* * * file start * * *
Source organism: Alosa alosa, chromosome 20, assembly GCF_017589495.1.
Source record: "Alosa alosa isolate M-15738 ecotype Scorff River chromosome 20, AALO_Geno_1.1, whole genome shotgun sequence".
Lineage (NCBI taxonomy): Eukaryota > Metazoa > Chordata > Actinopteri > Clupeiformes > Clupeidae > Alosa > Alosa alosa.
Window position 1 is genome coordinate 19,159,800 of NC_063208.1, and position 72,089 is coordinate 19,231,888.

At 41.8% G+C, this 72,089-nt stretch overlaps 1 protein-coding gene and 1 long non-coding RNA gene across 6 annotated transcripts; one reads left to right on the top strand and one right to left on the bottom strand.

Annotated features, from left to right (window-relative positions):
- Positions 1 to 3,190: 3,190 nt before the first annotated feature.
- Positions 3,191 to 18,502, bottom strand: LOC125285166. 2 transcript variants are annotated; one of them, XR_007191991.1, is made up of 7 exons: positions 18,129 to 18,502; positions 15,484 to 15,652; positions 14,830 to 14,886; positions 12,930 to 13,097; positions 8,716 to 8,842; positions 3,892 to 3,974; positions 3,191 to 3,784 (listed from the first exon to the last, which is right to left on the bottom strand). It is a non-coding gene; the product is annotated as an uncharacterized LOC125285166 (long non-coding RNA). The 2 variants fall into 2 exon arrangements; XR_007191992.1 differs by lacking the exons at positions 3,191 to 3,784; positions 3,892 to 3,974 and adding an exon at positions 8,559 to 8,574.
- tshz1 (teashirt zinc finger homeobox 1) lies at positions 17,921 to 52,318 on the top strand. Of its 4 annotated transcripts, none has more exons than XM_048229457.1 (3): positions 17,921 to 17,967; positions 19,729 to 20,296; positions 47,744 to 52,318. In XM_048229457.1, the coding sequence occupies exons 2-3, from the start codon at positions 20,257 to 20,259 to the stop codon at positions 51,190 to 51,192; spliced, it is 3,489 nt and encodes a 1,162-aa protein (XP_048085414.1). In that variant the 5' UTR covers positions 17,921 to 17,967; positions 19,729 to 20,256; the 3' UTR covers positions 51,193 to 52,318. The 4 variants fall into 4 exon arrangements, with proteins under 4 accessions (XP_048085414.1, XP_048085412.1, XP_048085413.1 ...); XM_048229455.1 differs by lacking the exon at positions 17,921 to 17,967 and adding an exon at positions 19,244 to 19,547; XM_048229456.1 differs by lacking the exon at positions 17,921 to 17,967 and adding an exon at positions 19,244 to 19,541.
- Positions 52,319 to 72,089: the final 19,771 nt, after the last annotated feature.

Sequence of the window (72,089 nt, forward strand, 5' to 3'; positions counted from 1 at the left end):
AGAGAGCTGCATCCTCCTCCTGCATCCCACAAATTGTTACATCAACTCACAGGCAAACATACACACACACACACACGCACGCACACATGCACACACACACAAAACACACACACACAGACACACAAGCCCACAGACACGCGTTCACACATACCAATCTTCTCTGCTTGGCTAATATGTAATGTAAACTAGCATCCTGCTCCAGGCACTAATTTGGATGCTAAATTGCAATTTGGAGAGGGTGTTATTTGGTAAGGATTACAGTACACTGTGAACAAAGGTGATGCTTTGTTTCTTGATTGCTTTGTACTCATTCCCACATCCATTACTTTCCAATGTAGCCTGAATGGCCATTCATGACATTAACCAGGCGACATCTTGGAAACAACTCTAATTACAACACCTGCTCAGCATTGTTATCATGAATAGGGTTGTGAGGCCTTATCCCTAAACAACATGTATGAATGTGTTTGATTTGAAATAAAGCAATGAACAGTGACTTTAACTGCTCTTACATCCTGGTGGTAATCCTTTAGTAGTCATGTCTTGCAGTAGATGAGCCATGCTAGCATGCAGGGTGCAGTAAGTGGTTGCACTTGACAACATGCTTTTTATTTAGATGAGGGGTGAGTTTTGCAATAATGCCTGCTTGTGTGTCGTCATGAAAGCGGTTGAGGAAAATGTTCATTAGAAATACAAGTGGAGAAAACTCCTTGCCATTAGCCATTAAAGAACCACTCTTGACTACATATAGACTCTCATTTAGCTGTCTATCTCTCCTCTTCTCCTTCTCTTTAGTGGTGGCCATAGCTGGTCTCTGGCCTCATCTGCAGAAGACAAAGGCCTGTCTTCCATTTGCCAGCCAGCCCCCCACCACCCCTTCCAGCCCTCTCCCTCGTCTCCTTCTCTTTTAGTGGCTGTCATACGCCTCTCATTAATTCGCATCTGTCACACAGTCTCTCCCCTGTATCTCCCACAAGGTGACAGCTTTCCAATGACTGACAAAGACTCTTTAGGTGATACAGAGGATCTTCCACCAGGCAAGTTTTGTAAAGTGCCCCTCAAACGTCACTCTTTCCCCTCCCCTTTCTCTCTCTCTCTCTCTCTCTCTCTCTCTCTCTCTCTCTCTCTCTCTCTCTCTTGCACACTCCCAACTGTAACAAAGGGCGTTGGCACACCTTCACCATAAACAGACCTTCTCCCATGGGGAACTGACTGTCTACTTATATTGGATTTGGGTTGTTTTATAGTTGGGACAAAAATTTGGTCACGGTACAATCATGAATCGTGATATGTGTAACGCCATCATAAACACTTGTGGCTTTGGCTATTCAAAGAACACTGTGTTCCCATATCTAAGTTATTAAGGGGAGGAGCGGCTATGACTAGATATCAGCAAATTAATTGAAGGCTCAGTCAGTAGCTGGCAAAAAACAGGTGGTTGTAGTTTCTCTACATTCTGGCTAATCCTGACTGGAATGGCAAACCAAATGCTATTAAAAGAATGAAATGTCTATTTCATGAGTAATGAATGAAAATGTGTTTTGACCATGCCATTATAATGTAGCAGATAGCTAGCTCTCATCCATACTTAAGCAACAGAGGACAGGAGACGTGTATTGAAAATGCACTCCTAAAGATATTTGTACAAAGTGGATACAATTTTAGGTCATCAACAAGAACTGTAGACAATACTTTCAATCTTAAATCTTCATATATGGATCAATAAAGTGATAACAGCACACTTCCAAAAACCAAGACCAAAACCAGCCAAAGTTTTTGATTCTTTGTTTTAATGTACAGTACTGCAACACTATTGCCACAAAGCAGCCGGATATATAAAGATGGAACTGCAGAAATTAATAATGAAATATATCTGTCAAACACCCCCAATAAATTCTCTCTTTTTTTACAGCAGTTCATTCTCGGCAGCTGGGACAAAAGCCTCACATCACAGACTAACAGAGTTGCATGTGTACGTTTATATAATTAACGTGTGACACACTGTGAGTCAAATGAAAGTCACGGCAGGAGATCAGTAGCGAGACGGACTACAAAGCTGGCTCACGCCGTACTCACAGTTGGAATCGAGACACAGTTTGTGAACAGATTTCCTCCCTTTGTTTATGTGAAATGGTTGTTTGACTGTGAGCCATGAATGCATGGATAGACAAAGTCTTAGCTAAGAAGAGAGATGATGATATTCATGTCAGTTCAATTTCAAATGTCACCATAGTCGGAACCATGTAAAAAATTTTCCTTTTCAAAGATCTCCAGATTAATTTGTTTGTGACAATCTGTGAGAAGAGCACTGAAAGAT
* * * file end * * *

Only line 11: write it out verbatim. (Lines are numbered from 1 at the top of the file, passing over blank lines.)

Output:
Sequence of the window (72,089 nt, forward strand, 5' to 3'; positions counted from 1 at the left end):